Miskatonic River Press's Dead But Dreaming, edited by Keith Herber and Kevin Ross

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Summary: On its first printing, the publisher shut down after a tiny first run. Now it is back, six years later, with some new editing and introductions, and is available to be read. How did this somewhat early Mythos collection hold up to those who came after (and now, before) it? I review the book as well as review (via blurbs) the individual stories.

BLOT: (23 May 2011 - 08:39:26 PM)

Miskatonic River Press's Dead But Dreaming, edited by Keith Herber and Kevin Ross

Had I read this collection in 2002, when it first showed up in its semi-infamous doomed printing (the company folded with only about 75-90 copies being put there, and about 1/5 of those were pre-destined to be contributor copies), I do not know what I would have thought. Back then, most of my experience with Mythos tales were those by Lovecraft himself, a handful of the various "masters" (August Derleth, Robert Bloch, Frank Belknap Long, and Clark Ashton Smith predominated though only a few tales by each stuck to my memory) and discussion of various others through sources like alt.horror.cthulhu. I am not sure I had read many stories not set in the first half the 20th century, and I know I had not read many that were not traditional Mythos tales: an investigator in the academic sense, or a hapless accident explorer of the every day sense, ends up uncovering the truth and it goes poorly. Over the past few years, my Mythos knowledge has improved greatly (hah, for CoC fans who willed me to mark off a few Sanity points) and so maybe had I read this back then it would have been a revelation. And maybe it would have been too far left-field. I have no idea.

Now that it has been reprinted (a 2008 trade paperback edition of Dead but Dreaming can be had directly from Miskatonic River Press), and I've had a chance to read it as my dozenth or so such collection, I like it. All, and I do mean all, post-Lovecraftian Mythos story collections are hit-or-miss. Even those like Black Wings, by far one of the better ones, are not pure gold. It's just the genre, I guess. It is hard to sum up cosmic horror in a way that is guaranteed to feel trite and dated. The big twist is that man isn't the center of the Universe? Wow, early 20th century science called and wants its discoveries back. Even knowing what we do, though, science still comes across all those weird mysteries and there is still a lot of weirdness in our fellow men, especially those "backwoods" sorts and those strange academic sorts. Part of it is all hokey and hooey, for sure, but there are plenty of things to write in a horror field, even one that seems as easily boxed up as Mythos horror.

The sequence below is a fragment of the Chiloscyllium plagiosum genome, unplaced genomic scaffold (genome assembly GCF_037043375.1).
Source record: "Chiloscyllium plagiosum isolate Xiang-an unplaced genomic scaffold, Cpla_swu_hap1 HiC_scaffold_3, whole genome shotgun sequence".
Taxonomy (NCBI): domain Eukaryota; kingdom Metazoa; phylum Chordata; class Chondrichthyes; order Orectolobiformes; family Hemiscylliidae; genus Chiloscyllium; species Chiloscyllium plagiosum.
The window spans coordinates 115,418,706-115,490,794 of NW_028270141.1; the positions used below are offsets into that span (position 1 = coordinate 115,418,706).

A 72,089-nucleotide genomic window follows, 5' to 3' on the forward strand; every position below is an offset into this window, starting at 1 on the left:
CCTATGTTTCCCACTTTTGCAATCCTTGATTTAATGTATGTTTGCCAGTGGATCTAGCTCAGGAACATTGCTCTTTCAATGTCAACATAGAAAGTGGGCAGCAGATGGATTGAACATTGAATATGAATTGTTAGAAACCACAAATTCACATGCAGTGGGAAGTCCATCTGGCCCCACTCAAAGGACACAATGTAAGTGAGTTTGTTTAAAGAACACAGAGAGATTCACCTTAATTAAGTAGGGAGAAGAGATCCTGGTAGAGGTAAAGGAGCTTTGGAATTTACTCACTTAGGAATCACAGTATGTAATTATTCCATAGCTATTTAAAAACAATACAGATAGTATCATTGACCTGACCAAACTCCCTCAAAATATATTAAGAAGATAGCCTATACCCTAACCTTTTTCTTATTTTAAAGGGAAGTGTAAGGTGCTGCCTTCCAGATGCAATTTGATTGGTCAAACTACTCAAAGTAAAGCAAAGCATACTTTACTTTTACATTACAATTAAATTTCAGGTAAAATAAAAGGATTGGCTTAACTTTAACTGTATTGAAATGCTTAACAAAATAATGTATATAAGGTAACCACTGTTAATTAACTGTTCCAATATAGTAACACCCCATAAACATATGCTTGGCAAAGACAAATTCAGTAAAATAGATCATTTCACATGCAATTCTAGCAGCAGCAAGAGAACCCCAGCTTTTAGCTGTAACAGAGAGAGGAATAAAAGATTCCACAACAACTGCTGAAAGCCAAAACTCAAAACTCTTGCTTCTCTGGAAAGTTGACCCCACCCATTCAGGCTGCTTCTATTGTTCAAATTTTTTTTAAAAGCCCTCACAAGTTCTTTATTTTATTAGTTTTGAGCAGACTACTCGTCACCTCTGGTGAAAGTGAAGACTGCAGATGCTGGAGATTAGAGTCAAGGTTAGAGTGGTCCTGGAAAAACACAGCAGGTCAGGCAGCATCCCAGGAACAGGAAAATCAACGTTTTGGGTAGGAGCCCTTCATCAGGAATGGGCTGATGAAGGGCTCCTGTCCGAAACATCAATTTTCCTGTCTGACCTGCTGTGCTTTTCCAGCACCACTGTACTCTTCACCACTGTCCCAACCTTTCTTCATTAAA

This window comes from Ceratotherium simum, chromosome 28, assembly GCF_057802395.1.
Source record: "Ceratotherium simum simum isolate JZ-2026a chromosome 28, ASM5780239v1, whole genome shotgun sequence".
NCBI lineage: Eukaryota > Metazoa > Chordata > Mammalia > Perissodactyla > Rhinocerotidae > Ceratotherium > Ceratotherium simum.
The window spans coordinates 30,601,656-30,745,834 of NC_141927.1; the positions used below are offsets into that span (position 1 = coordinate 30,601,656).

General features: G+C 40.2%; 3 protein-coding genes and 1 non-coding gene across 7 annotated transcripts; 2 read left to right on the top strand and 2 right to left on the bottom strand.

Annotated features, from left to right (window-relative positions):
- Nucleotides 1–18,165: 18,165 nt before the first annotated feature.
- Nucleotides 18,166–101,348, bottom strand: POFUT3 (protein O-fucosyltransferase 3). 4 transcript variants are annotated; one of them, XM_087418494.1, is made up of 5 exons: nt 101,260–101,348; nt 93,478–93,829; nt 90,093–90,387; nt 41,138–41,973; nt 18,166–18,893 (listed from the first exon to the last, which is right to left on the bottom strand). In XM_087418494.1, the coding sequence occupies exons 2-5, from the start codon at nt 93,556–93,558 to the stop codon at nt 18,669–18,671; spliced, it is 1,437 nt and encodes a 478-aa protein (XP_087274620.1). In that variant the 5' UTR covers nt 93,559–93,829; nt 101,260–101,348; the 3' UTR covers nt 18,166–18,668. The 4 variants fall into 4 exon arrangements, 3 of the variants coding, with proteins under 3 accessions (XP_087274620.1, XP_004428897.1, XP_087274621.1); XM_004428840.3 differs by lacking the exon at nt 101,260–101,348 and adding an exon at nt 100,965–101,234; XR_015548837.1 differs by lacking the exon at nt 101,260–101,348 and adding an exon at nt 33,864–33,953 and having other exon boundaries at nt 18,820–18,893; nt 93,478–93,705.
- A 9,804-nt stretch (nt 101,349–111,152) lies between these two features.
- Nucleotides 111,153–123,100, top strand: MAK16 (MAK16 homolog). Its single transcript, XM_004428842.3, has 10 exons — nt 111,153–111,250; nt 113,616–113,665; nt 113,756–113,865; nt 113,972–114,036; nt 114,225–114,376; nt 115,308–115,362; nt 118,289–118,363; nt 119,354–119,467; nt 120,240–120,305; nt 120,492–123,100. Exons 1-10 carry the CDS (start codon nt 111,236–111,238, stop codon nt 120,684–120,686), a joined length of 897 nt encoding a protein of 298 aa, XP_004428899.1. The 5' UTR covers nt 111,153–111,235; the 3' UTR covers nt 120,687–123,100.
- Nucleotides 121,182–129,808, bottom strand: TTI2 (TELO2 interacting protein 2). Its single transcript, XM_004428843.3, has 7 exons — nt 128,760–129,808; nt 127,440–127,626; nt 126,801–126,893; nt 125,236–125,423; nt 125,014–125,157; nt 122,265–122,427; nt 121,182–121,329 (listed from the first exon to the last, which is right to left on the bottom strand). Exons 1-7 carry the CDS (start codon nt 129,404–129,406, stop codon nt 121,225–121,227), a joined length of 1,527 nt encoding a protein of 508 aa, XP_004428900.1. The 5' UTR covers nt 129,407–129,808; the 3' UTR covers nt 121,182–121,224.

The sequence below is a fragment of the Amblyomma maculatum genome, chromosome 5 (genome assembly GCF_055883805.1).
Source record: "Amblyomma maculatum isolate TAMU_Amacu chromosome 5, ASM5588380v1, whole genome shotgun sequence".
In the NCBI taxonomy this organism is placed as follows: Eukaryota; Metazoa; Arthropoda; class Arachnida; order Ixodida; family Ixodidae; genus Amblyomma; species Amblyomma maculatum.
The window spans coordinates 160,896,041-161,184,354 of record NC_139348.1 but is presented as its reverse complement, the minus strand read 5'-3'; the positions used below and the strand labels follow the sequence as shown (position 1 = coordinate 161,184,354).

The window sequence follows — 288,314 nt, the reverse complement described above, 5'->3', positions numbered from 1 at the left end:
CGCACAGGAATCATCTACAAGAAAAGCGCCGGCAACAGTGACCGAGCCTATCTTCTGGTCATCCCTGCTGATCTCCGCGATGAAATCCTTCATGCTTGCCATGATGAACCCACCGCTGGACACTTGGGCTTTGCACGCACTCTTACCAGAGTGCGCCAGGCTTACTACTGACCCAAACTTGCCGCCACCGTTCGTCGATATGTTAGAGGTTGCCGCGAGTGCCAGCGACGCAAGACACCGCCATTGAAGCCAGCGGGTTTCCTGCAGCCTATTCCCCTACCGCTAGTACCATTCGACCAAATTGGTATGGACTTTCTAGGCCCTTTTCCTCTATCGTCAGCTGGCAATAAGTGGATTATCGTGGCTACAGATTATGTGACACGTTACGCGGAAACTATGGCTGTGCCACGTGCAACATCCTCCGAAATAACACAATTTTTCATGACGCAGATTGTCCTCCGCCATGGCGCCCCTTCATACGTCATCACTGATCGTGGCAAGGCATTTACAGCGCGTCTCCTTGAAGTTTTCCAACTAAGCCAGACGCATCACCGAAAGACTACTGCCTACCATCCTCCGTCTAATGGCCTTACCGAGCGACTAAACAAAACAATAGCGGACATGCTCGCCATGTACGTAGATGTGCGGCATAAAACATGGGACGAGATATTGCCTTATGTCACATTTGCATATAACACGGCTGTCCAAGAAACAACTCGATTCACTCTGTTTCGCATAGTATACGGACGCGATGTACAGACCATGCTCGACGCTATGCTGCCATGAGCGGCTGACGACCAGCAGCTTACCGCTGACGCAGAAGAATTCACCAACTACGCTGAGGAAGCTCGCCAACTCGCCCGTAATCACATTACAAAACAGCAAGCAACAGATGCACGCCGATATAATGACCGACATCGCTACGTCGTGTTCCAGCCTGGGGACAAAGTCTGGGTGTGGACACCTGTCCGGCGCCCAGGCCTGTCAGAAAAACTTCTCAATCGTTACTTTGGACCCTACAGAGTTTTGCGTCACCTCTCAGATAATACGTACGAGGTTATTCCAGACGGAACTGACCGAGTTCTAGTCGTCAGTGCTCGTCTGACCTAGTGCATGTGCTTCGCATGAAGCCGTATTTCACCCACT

I like it, I said, but what do I like about it? Well, the editors have done a a great job of mixing various voices. Young pups right up against old dogs. That kind of thing. There is a mystery or two, a couple with blackly comic overtones, a revenge piece right up against a sad sack tale. While it felt a little Cthulhu centric (maybe), with a desperate need for a few other Lovecraftian diversions, it manages to play properly fast and loose with the concept of the Mythos (Lovecraft, himself, would change rules and names around as per the needs of the story). Several of the tales lead one to think of extending the story (heads up, gamers) and several are satisfying where there are. There are a couple of duds (Morton's "Call of Cthulhu: The Motion Picture" is dud enough for two stories) but most manage to have a good set-up or a great ending. In the end, I think the three or four best works (for my money, Campbell's story, as well as "Salt Air", "The Disciple", and "Fire Breathing" with "Why We Do it" nearly making it and "Bayer's Tale" being worthy but not quite there) will elevate the collection with the second run (the two mentioned in the last parenthetical as well as "Bangkok Rules", "The Unseen Battle", and the closing "Final Draft") making enough weighty effort that the collection is worth it. And if there are those I didn't fully like ("The Motion Picture", "Epiphany", and "Aklo" were all fairly meh to me with others not being bad but not quite hitting the sweet spot), then that's just the way a Mythos collection tumbles. No doubt, there will be those who adore "The Motion Picture" but detest "The Other Names" and "The Disciple".

The overall collection is Good with stories ranging from blech to great. I think the mode of the collection would like be Fair, with the favorites bringing a warm enough glow to my heart to notch the whole thing up a rank. Rather than blend too much look at the stories themselves into the review above, I thought I would give a short blurb about each down below. Enjoy.

Mythos Stories


Written by Doug Bolden

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